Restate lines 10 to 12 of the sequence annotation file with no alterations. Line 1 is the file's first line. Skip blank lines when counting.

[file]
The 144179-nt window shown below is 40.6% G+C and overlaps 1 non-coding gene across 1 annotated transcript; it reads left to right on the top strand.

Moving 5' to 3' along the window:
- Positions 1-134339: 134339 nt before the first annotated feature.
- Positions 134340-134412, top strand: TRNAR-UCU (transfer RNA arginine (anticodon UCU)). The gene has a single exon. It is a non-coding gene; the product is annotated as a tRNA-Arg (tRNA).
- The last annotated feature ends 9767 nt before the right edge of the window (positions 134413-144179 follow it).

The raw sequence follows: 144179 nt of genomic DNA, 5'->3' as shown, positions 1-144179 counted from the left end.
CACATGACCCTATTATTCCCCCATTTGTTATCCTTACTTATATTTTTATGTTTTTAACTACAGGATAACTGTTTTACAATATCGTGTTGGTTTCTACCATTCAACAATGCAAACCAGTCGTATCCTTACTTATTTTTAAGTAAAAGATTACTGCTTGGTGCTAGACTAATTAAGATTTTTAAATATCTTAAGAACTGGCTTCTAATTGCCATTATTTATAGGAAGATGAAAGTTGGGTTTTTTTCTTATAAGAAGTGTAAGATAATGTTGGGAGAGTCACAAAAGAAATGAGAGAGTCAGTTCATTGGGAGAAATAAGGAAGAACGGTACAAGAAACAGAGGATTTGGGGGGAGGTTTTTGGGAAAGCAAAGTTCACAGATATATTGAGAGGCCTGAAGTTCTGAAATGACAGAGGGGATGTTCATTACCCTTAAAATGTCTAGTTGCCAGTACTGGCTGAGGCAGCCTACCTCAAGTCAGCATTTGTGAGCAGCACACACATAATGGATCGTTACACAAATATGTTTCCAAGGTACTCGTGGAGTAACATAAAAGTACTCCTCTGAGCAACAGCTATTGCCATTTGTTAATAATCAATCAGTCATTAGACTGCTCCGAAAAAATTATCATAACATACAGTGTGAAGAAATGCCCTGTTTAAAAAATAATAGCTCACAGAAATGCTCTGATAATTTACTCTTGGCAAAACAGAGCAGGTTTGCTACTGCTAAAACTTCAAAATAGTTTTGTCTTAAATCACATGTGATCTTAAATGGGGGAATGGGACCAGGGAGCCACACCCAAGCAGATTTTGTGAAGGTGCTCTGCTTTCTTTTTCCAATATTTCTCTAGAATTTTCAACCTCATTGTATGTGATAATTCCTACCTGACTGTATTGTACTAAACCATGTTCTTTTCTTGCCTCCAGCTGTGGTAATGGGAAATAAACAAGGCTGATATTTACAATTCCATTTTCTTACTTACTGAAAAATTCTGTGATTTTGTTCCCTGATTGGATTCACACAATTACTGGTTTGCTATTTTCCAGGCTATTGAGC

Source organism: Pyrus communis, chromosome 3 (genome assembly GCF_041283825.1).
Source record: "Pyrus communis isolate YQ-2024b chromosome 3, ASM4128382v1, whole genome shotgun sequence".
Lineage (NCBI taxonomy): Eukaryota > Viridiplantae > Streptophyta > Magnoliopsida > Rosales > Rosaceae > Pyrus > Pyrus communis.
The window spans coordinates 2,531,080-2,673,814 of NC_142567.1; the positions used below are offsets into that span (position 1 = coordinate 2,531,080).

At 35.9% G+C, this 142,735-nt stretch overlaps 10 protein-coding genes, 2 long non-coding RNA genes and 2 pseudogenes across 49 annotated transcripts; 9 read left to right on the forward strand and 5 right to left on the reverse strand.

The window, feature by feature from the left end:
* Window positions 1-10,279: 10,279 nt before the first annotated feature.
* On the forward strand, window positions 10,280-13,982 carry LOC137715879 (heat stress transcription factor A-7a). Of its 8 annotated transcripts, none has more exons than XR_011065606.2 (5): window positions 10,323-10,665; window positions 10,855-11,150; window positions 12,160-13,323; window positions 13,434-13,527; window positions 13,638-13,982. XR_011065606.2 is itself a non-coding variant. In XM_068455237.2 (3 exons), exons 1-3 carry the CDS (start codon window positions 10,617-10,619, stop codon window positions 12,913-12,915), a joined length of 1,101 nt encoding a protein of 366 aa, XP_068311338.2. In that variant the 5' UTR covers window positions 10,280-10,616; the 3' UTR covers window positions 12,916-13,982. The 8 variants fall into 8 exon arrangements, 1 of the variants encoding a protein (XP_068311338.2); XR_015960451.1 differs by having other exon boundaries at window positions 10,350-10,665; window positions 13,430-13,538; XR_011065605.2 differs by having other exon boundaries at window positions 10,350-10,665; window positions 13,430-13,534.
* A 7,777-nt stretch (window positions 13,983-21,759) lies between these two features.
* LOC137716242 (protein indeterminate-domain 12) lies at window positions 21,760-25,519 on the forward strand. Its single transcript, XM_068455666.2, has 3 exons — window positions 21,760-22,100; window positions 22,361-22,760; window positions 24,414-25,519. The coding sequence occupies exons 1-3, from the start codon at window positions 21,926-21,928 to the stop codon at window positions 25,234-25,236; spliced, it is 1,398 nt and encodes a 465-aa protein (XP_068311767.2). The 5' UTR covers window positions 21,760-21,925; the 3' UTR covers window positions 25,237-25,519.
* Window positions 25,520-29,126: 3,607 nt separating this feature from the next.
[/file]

Lineage (NCBI taxonomy): Eukaryota > Viridiplantae > Streptophyta > Magnoliopsida > Rosales > Rosaceae > Pyrus > Pyrus communis.
The window spans coordinates 2,531,080-2,673,814 of NC_142567.1; the positions used below are offsets into that span (position 1 = coordinate 2,531,080).

At 35.9% G+C, this 142,735-nt stretch overlaps 10 protein-coding genes, 2 long non-coding RNA genes and 2 pseudogenes across 49 annotated transcripts; 9 read left to right on the forward strand and 5 right to left on the reverse strand.